Crisis as fuel becomes rare commodity in Burundi

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Once again, fuel has become a rare commodity in Burundi as the country grapples with a political crisis that remains unresolved for years now.

Starting on Monday, several petrol stations in the capital Bujumbura and other towns across the country had no gasoline or oil.

According to SOS Médias Burundi, only a few stations were in service making vehicles to wait in long lines.

They are overwhelmed by a high number of applicants, especially at station Mogas of Nyakabiga.

The government had announced that the problem linked to the shortage of fuel was settled.

On Wednesday, the organisation Word and Actions for the Revival of Consciousness and the Evolution of Minds (PARCEM) asked government to find an urgent reply to the shortage of fuel.

The Legal Representative of this organisation, Faustin Ndikumana, requested the council of ministers to meet in an emergency to give the guidelines on the management of this shortage.

He said the problem has damaged two big foreign investors, Kenya’s KenolKobil and South Africa’s Engen, a subsidiary of Malaysian parastatal Petronas.

The shortages, which forced the government to introduce rationing on May 16, have paralyzed commerce and caused food prices to jump by around a third, raising the prospect of a wave of economic migration.

More than 400,000 people have already fled Burundi into the volatile central African region.

Anti-corruption campaigners said the fuel shortages became severe after Burundian company Interpetrol Trading Ltd. received the lions’ share of dollars that are allocated by the central bank to import fuel.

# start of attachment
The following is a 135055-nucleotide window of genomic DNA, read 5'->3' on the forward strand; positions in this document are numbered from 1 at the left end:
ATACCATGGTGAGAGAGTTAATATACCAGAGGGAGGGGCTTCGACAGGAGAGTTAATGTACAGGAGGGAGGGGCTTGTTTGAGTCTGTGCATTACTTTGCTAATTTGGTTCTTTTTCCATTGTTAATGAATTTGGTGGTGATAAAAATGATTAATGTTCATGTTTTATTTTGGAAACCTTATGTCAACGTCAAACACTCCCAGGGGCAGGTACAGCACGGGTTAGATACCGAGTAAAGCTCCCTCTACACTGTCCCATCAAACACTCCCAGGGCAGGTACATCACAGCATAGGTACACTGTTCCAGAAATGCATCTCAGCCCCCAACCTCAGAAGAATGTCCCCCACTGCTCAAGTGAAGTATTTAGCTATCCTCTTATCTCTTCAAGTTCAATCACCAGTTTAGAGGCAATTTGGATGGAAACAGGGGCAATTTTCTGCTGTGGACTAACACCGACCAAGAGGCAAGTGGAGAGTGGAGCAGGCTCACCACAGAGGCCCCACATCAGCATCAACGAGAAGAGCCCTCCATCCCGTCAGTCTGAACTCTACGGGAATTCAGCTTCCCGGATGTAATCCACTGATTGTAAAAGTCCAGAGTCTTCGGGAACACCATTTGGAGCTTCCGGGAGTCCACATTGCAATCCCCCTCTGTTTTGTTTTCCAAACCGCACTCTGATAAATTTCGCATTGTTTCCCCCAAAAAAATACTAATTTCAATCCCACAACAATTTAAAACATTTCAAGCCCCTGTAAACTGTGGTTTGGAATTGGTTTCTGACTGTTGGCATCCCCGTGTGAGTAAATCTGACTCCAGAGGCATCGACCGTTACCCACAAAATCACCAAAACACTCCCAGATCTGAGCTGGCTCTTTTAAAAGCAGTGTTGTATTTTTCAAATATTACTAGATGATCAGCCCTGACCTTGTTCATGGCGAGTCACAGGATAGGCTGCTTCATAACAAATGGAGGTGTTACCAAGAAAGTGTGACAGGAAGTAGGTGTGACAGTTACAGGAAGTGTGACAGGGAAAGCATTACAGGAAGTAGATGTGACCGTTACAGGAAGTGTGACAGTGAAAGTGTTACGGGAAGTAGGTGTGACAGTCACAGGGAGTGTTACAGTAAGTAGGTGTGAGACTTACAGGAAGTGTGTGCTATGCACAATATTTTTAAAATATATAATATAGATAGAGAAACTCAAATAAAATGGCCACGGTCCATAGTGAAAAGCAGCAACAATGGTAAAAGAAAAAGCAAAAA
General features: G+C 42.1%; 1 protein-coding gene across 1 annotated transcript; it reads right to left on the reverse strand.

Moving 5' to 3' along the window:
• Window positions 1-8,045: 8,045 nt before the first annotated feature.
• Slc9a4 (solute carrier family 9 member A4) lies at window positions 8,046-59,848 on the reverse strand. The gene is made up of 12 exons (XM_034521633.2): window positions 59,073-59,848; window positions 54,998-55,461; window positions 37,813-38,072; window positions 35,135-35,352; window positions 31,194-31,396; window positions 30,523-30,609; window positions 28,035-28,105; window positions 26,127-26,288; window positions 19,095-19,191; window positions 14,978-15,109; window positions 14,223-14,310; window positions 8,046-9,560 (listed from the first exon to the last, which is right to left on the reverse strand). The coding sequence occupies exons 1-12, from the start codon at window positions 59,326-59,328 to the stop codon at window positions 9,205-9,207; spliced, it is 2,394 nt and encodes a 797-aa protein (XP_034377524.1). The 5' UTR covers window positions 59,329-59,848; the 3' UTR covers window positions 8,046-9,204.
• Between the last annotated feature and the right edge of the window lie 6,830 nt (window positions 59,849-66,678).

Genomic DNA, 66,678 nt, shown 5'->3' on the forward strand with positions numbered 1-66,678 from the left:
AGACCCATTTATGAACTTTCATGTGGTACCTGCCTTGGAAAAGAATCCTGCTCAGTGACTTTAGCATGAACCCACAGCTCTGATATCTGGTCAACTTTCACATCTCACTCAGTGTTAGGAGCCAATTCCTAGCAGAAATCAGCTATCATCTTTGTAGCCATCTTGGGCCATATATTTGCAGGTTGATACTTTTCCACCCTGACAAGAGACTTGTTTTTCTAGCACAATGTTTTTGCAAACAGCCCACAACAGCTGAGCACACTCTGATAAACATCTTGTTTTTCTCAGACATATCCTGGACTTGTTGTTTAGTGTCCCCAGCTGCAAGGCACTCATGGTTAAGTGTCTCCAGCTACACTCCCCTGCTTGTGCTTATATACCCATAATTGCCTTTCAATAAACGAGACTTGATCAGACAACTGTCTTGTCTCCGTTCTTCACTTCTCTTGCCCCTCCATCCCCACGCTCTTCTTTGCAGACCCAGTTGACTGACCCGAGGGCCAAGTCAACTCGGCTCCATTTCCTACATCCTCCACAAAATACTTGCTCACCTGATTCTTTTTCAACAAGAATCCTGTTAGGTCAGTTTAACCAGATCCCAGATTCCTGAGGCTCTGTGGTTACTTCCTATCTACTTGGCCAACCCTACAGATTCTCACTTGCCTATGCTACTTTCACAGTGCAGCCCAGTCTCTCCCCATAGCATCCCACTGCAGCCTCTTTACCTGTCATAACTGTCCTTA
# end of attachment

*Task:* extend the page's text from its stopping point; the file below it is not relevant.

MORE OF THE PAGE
“The oil sector is undermined by favoritism and lack of transparency, because the rare hard currency available in the central bank reserves is given to one oil importer,” said Gabriel Rufyiri, head of anti-graft organisation OLUCOME.

Interpetrol’s lawyer, Sylvestre Banzubaze, said: “I am not associated with the day-to-day operations and only intervene on legal questions. You should address your questions directly to Interpetrol sources.”

He did not respond when asked for further contacts, and the company does not have a website.

Rufyiri said that government sources told him that the bulk of dollars for fuel purchasing had been allocated to Interpetrol since March this year.

Earlier this month, South African petrol company Engen confirmed it had sold its assets in Burundi to Interpetrol.

Engen declined to comment further. KenolKobil also declined to comment, but Burundian citizens say most of their petrol stations have been closed for three months.

Government officials blame dollar shortages on aid cuts that donors imposed after President Pierre Nkurunziza ran for a third term in 2015, triggering a wave of political violence.

“These days, fuel importers don’t get enough dollars to bring petroleum products,” said Daniel Mpitabakana, the government’s director of fuel management.

Burundi’s economy shrank by 0.5 percent last year, and the International Monetary Fund expects no growth at all this year and 0.1 percent next year.

Black market prices for fuel range between 5,000 to 6,000 Burundi francs per liter, vendors said, double the official price of 2,200 francs.

The street exchange rate is 2,600 francs to the dollar, although it is just over 1,700 to the dollar at the central bank. Only the central bank can receive dollar deposits and allocate dollars to businesses.

Burundi has also been battered by drought and almost two years of political instability. Hundreds of people were killed and hundreds of thousands were forced to flee abroad during the political violence, which still sometimes erupts in low-level clashes.

Almost 3 million of Burundi’s 11 million citizens are dependent on food aid, the U.N. says.

Additional reporting by Reuters